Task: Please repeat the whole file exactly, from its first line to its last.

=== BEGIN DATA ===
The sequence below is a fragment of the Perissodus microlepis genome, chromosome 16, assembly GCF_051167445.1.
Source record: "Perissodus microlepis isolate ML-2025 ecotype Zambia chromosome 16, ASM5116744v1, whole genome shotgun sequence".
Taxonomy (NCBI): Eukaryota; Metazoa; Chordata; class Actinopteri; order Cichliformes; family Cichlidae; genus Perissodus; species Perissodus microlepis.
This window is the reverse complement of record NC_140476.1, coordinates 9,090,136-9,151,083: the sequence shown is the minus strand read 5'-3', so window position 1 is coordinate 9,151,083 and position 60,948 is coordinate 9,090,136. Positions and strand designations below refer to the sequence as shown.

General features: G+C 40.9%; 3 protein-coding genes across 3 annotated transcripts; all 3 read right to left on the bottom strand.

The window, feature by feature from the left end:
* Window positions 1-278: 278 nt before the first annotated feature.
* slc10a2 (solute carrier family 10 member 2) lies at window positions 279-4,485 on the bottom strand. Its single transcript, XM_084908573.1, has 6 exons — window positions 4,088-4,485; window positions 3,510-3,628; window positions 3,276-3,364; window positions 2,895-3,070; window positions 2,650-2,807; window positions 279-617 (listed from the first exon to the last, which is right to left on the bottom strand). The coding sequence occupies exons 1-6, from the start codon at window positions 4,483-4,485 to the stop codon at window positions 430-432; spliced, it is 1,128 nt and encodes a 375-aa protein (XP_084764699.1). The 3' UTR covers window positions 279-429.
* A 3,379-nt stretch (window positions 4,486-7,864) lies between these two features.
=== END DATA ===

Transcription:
The sequence below is a fragment of the Perissodus microlepis genome, chromosome 16, assembly GCF_051167445.1.
Source record: "Perissodus microlepis isolate ML-2025 ecotype Zambia chromosome 16, ASM5116744v1, whole genome shotgun sequence".
Taxonomy (NCBI): Eukaryota; Metazoa; Chordata; class Actinopteri; order Cichliformes; family Cichlidae; genus Perissodus; species Perissodus microlepis.
This window is the reverse complement of record NC_140476.1, coordinates 9,090,136-9,151,083: the sequence shown is the minus strand read 5'-3', so window position 1 is coordinate 9,151,083 and position 60,948 is coordinate 9,090,136. Positions and strand designations below refer to the sequence as shown.

General features: G+C 40.9%; 3 protein-coding genes across 3 annotated transcripts; all 3 read right to left on the bottom strand.

The window, feature by feature from the left end:
* Window positions 1-278: 278 nt before the first annotated feature.
* slc10a2 (solute carrier family 10 member 2) lies at window positions 279-4,485 on the bottom strand. Its single transcript, XM_084908573.1, has 6 exons — window positions 4,088-4,485; window positions 3,510-3,628; window positions 3,276-3,364; window positions 2,895-3,070; window positions 2,650-2,807; window positions 279-617 (listed from the first exon to the last, which is right to left on the bottom strand). The coding sequence occupies exons 1-6, from the start codon at window positions 4,483-4,485 to the stop codon at window positions 430-432; spliced, it is 1,128 nt and encodes a 375-aa protein (XP_084764699.1). The 3' UTR covers window positions 279-429.
* A 3,379-nt stretch (window positions 4,486-7,864) lies between these two features.